KUNAR PROVINCE, Afghanistan – The back of the Chinook opened and the small team of scouts, mortarmen and infantrymen exited over knee-high piles of Meals Ready to Eat and bottled water into the darkness of Helicopter Landing Zone Hawk July 7.
Days earlier, some of these same Soldiers from Headquarters and Headquarters Company, 2nd Battalion, 327th Infantry Regiment, Task Force No Slack, helped expel insurgents from the valley below during Operation Strong Eagle. Now they were back to ensure insurgents did not return by helping the Afghan National Army build a permanent outpost high above the Marawarah District.
“This particular ground is important because it allows us to provide over-watch and security,” said Maj. Eric D. Anderson, the executive officer of 2nd Bn., 327th Inf. Reg., stationed out of Fort Campbell, Ky. “We are also denying the enemy the ability to use that terrain. Time and time again throughout history, the enemy has rushed to the high ground [during military operations].”
There are no hardened buildings; no dining facilities; no morale, welfare and recreation centers; and no bathrooms on this new OP. Despite the lack of amenities, the Soldiers enthusiastically make do and carry on with their mission.
ANA and U.S. Soldiers begin working early before the temperature surpasses the 100-degree mark. U.S. Army Staff Sgt. Oretheous O. Reed, of Blakely, Calif., a squad leader with 1st Squad, 2nd Platoon, 2nd Bn., 327th Inf. Reg., Task Force No Slack, fills sandbags alongside his squad and ANA soldiers.
“We are helping the ANA secure their area,” said Reed. “Helping them to build better fighting positions. They get excited when we work with them.”
The Soldiers build their fighting positions with sandbags, large rocks and indigenous vegetation. They maintain situational awareness of both the elements and possible enemy movement in the area.
“Safety is number one,” Reed said. “We pick safe times to work, like when it’s overcast. When the sun comes back out, we are back down again. We never stop drinking water.”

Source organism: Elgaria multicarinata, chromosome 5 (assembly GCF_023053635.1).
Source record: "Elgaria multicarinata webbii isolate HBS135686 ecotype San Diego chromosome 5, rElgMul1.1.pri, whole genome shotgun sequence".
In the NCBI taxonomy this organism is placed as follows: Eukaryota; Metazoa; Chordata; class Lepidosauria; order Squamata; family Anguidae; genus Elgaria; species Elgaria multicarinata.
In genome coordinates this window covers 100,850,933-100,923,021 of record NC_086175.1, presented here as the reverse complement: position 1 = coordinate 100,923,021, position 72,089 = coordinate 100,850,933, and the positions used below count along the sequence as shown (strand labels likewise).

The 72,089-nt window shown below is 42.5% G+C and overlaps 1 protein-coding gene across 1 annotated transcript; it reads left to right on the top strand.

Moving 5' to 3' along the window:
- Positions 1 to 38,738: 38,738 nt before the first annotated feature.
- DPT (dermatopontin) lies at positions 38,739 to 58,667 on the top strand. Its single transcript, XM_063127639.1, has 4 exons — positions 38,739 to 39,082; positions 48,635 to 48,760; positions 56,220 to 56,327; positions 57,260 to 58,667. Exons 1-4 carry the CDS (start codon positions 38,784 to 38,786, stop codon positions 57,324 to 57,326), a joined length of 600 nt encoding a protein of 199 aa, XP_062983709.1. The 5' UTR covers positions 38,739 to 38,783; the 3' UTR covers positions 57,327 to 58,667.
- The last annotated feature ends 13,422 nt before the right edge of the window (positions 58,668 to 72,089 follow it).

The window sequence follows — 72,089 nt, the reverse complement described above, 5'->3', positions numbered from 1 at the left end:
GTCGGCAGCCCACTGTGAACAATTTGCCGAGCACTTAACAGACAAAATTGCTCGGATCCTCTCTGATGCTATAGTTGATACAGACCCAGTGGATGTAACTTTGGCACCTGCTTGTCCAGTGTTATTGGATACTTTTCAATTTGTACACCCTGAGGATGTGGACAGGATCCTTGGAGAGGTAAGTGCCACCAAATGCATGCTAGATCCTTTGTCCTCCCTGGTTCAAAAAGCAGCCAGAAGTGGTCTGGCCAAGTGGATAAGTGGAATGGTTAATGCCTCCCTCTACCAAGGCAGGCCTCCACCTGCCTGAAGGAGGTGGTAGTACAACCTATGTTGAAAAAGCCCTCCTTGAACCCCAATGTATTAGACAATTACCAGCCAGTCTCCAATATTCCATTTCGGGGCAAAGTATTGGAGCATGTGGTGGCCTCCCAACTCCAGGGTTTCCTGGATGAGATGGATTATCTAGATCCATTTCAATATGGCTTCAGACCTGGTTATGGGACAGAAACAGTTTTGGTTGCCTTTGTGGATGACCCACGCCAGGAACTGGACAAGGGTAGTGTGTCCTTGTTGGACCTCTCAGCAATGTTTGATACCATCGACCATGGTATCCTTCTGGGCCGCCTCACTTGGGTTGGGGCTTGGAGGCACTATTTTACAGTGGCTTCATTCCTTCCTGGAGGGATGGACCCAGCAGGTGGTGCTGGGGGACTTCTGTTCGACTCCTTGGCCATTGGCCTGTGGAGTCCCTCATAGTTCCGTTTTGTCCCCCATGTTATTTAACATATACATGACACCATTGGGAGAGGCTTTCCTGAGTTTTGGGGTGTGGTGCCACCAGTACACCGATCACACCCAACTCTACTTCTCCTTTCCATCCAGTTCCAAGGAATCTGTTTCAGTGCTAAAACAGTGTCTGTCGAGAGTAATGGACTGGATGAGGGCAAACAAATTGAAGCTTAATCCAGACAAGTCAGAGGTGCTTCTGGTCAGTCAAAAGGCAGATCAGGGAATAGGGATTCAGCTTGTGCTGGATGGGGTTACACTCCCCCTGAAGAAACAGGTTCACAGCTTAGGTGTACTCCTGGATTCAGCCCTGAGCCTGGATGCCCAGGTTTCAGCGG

He also takes time to mentor the ANA soldiers when needed.
The ANA, in turn, show their appreciation by sharing a traditional Afghan lunch of cooked rice, potatoes and beans with the American Soldiers.
During the long hot days, the Soldiers do their best to keep morale up with occasional debates about the best actors, movies and singers.
Evenings present new challenges. Soldiers create guard duty rotations and double-check their night time optical devices before being completely enveloped in darkness. The winds pick up considerably and temperatures drop substantially.
There are no mattresses. Soldiers do their best to find a comfortable spot in the dirt, ignoring the tiny rocks that poke at them through the night.
One Soldier showed ingenuity by constructing a small blanket from material found during the day and 550-cord. Some use empty MRE boxes, uniform tops and poncho liners to provide additional protection from the wind.
Although, the valley below is almost completely desolate, the Soldiers understand the importance of being alert during their shifts.
“You do not want to let your buddy down,” said U.S. Army Pfc. Frank K. Copass, of Thomkinsville, Ky., a radio telephone operator with the scout platoon.
“You don’t want someone to sneak up on you because you weren’t scanning your sector,” said Copass.
When daylight breaks, the Soldiers start the process all over. For four days they continue improving fighting positions, pulling guard duty, keeping cool during the scorching day and keeping warm at night.
“Local nationals have ownership of security, static posts, patrolling and the town itself,” said Anderson. Eventually this OP will be turned over completely to Afghan National Security Forces.
Until then, the Soldiers continue their rotations high above the District of Marawarah.
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